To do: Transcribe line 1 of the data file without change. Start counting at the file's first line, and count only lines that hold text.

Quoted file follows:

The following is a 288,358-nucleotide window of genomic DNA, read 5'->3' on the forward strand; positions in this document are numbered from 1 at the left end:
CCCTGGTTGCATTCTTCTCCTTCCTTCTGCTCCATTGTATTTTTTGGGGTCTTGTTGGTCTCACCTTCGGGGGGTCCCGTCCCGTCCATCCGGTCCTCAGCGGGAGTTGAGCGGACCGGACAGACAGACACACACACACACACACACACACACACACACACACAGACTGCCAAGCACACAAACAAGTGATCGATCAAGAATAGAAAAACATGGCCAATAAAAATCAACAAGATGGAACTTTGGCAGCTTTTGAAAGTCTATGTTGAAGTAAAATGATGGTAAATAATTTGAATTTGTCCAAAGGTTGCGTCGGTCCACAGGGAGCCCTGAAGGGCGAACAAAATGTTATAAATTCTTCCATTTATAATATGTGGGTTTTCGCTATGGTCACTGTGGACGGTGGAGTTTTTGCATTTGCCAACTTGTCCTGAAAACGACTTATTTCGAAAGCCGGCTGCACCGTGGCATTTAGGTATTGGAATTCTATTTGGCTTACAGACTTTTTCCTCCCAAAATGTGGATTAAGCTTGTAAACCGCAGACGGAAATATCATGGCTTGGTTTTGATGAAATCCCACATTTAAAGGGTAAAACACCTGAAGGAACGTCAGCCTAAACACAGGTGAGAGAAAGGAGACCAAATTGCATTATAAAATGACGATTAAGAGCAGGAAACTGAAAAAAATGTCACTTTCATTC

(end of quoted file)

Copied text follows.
The following is a 288,358-nucleotide window of genomic DNA, read 5'->3' on the forward strand; positions in this document are numbered from 1 at the left end: